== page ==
BITE SIZE ARDUINO – PIEZO BUZZER

Today we will have a look at how to connect a piezo buzzer to an Arduino and how to generate different audio signals with it. A piezo buzzer is a audio signalling device, it is the most basic electronic component by which to generate sounds at different frequencies.

A piezo buzzer has 2 connection terminals, one is connected to GND and the other to a PWM digital pin, for this example we will use pin 3.

piezo_bb

We will use the tone() function to generate tones at different frequencies, for an Arduino Uno the frequency rage is between 31 and 65535 Hz. Please note that the possible min and max frequencies differ between different models of Arduino boards. The tone() function takes 3 parameters, firstly the pin to use, then the frequency to use and lastly the duration to generate the tone in milliseconds.

Here is the code used:

#define PIEZO_PIN 3

void setup()
{
}

void loop()
{
     tone(PIEZO_PIN, 31, 1000);
     delay(500); // Pause between Tones 
     tone(PIEZO_PIN, 15000, 1000);
     delay(500); // Pause between Tones 
     tone(PIEZO_PIN, 30000, 1000);
     delay(500); // Pause between Tones 
     tone(PIEZO_PIN, 45000, 1000);
     delay(500); // Pause between Tones 
     tone(PIEZO_PIN, 65535, 1000);
     delay(500); // Pause between Tones 
     noTone(PIEZO_PIN); // Silence Tones
     delay(500);
}
BITE SIZE ARDUINO – PIEZO BUZZER

BITE SIZE ARDUINO – 3 PIN SNAP-ACTION LEVER SWITCH

Today we are looking at how to connect a 3 pin snap-action lever switch to an Arduino board and reading when it is pressed.

switch

The lever switch has 3 pins – the common terminal, the normally off terminal and the normally on terminal. If the switch is not pressed current will flow from the common terminal to the normally on terminal, however if the switch is pressed current will cease flowing from common to normally on and will start flowing from the common to normally off terminals.

For this example we will only utilise 2 of the terminals – the common and the normally off terminal.

The common terminal is connected to the 5V pin on the Arduino board and the normally off terminals’ connection is split:

One leg connecting to the Arduino boards’ ground pin with a 10kOhm resistor in series.
The other leg connecting to a digital pin on the Arduino board, for this example digital pin 2.
lever Switch_bb

Here is the code to determine when the switch is pressed:

#define LEVER_SWITCH_PIN 2
int pressSwitch = 0;
void setup()
{
Serial.begin(9600);
}

void loop()
{
pinMode(LEVER_SWITCH_PIN,INPUT);
pressSwitch = digitalRead(LEVER_SWITCH_PIN);
if(pressSwitch == High)
{
Serial.println(“Switch Pressed!");
delay(1000);
}
}
BITE SIZE ARDUINO – 3 PIN SNAP-ACTION LEVER SWITCH

Bite Size Arduino – Analog vs Digital Pins

I will use the Arduino Bite Size posts to share small bits of information relating to the Arduino platform.

Today we will be examining the 2 main pin types that are present on Arduino boards. For this article I will be referring to the Arduino UNO R3, however all Arduino boards contain these pin types, just note that the quantities of the different pins do vary greatly between the different boards.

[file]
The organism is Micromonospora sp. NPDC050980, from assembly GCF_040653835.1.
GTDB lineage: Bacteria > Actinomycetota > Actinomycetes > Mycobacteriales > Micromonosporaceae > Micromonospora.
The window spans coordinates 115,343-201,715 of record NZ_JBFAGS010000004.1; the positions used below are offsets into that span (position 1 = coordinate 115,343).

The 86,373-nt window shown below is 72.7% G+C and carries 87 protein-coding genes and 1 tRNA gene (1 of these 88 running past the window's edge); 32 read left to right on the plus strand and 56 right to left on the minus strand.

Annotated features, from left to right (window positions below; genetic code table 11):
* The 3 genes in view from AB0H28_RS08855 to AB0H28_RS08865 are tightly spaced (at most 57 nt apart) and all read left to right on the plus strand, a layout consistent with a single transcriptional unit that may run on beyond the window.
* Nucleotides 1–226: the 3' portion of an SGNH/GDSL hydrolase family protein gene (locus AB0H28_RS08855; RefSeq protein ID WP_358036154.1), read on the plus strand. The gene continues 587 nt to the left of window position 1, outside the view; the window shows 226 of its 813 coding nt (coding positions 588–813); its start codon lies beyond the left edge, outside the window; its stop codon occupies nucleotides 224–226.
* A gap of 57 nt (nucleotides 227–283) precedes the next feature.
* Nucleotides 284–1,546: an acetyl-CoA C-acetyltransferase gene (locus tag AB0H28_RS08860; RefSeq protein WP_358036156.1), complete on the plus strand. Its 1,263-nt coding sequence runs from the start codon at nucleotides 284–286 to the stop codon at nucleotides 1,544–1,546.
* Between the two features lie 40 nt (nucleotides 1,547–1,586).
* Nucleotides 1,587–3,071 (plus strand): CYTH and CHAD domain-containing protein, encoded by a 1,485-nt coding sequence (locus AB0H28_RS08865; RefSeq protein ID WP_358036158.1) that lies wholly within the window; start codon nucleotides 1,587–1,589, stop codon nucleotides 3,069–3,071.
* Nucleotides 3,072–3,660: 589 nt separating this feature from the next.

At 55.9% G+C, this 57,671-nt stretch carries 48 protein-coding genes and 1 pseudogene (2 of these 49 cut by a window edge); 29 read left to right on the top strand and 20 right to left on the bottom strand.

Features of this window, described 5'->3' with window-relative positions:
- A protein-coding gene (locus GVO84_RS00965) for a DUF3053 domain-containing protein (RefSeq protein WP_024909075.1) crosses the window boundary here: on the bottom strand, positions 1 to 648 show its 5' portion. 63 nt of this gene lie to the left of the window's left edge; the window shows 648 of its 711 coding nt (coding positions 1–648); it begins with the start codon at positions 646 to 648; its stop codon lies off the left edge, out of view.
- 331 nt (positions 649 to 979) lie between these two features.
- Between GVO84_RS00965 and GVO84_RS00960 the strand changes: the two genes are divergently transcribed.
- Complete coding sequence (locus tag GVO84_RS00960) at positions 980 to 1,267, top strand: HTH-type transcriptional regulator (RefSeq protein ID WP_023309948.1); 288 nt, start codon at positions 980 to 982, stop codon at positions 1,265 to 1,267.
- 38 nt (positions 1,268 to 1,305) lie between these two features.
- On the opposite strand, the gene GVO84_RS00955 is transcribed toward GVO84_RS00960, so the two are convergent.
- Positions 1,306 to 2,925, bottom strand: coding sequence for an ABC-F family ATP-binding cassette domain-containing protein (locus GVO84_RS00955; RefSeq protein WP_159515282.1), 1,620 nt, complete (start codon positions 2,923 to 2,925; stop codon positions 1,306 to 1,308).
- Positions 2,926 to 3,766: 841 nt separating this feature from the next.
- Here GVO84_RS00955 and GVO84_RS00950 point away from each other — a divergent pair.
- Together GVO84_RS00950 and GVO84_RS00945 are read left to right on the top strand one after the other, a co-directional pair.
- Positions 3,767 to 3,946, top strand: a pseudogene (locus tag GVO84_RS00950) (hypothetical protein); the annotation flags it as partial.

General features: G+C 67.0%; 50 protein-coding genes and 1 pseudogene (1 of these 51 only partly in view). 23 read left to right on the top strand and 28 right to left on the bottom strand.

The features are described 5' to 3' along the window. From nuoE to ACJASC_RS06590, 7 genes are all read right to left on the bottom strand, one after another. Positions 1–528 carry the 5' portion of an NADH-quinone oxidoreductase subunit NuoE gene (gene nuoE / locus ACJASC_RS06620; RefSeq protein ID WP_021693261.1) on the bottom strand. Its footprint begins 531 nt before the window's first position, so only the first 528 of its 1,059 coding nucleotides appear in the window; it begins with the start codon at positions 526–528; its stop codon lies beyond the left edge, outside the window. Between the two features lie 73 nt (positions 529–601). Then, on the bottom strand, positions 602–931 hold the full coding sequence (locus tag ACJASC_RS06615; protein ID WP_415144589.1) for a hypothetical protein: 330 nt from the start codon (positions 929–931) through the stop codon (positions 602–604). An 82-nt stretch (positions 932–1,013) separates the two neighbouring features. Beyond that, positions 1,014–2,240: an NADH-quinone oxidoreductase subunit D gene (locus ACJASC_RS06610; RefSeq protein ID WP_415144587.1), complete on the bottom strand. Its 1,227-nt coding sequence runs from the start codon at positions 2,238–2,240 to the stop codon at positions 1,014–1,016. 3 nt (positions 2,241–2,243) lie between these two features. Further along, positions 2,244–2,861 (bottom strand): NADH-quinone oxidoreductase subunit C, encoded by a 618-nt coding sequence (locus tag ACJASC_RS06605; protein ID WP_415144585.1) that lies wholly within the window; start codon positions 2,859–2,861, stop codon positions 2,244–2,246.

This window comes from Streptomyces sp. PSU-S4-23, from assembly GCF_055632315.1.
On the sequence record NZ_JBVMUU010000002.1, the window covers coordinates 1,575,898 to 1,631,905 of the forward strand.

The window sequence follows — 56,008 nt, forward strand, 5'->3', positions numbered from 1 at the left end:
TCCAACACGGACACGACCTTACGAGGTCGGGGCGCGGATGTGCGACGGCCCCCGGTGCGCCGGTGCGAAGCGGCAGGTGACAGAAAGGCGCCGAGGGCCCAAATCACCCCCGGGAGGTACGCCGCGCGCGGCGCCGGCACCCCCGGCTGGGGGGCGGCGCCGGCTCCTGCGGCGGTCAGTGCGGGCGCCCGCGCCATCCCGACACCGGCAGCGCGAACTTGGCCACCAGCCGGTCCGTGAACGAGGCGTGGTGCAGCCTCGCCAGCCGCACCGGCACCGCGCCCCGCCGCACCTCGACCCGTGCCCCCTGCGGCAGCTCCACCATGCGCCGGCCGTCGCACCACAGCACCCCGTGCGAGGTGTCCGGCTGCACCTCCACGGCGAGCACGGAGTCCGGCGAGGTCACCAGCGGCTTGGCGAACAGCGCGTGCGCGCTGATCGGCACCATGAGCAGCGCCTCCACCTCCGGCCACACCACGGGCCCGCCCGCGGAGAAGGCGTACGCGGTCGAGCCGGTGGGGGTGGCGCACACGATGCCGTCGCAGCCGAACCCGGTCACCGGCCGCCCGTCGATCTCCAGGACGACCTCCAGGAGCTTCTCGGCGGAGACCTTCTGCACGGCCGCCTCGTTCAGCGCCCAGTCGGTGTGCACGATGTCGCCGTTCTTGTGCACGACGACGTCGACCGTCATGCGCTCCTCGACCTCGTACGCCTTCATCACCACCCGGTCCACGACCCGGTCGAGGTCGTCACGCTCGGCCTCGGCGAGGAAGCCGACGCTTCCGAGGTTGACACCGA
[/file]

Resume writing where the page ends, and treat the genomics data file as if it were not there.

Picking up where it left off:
There are 2 main groups of pins on any Arduino Board, Analog and Digital pins.

Arduino copy

On this image the Digital pins are highlighted with a red block and the Analog pins with a yellow block.

So what is the difference between the 2 pin types?

Digital pins can read or write 2 possible values HIGH or LOW (1 or 0), whereas Analog pins can read a value between 0 to 1023 and write a value between 0 to 255.

Keeping this in mind it becomes apparent that the main purpose of these pins differ greatly. A Digital PIN can turn an LED on or off, whereas an Analog pin can turn the same LED on to a variety of brightness levels, not just 1. So if you want to simply turn an LED on and off a Digital pin would be the correct pin to use, but for a servo motor signal cable (that controls the movement of a servo motor) an Analog pin would be required as different values (0 to 255) determines how far the servo turns.

This logic also applies when it comes to sensors, for a switch that has 2 states (on and off) a Digital pin would be ideal, however for a IR range sensor it would not work as usually you would like to know a value that represents the distance the sensor is detecting. For this kind of sensor an Analog pin should be used.

So far this all seems pretty straight forward… Now let us consider that some Digital pins can “act” like Analog pins.

You will see by looking at the image on the Arduino above that certain of the Digital pins have ~ next to them. This indicates that the pin is capable of PWM or Pulse Width Modulation. PWM is a method of producing Analog results utilising a Digital means. This is achieved by the Digital pin switching between on and off at a high frequency and thus producing a square wave, where the time in the on state determines the width of the pulses created.

So what does this mean?

If analogWrite(255) is done to a PWM pin it will be in a permanent HIGH (On) state. Whereas analogWrite(0) would place the pin in a permanent LOW (Off) state.

So if analogWrite(127) is done to a PWM pin it will be in a HIGH (On) state roughly 50% of the time and LOW (Off) state for the remaining 50% of the time.  The Arduino PWM frequency is 980Hz, which means that the pin will switch between on and off (HIGH and LOW) approximately every 0.00051 seconds for the 50/50 example above.

Note however that although analogWrite works with PWM pins, analogRead does not. To read a PWM signal the pulseIn method should be used. We will cover the pulseIn method at a later time.

Bite Size Arduino – Analog vs Digital Pins